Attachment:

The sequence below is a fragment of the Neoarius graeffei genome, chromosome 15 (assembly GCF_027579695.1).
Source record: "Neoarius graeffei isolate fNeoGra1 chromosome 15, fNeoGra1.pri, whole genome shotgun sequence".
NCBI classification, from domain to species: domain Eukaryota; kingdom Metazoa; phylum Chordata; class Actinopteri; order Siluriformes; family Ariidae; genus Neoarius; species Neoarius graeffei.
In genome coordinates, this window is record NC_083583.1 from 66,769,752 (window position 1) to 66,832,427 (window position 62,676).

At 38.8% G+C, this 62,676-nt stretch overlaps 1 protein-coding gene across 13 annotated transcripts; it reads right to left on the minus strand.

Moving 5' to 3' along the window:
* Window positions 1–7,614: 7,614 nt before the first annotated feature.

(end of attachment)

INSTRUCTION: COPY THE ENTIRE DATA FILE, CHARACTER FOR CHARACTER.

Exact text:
The sequence below is a fragment of the Neoarius graeffei genome, chromosome 15 (assembly GCF_027579695.1).
Source record: "Neoarius graeffei isolate fNeoGra1 chromosome 15, fNeoGra1.pri, whole genome shotgun sequence".
NCBI classification, from domain to species: domain Eukaryota; kingdom Metazoa; phylum Chordata; class Actinopteri; order Siluriformes; family Ariidae; genus Neoarius; species Neoarius graeffei.
In genome coordinates, this window is record NC_083583.1 from 66,769,752 (window position 1) to 66,832,427 (window position 62,676).

At 38.8% G+C, this 62,676-nt stretch overlaps 1 protein-coding gene across 13 annotated transcripts; it reads right to left on the minus strand.

Moving 5' to 3' along the window:
* Window positions 1–7,614: 7,614 nt before the first annotated feature.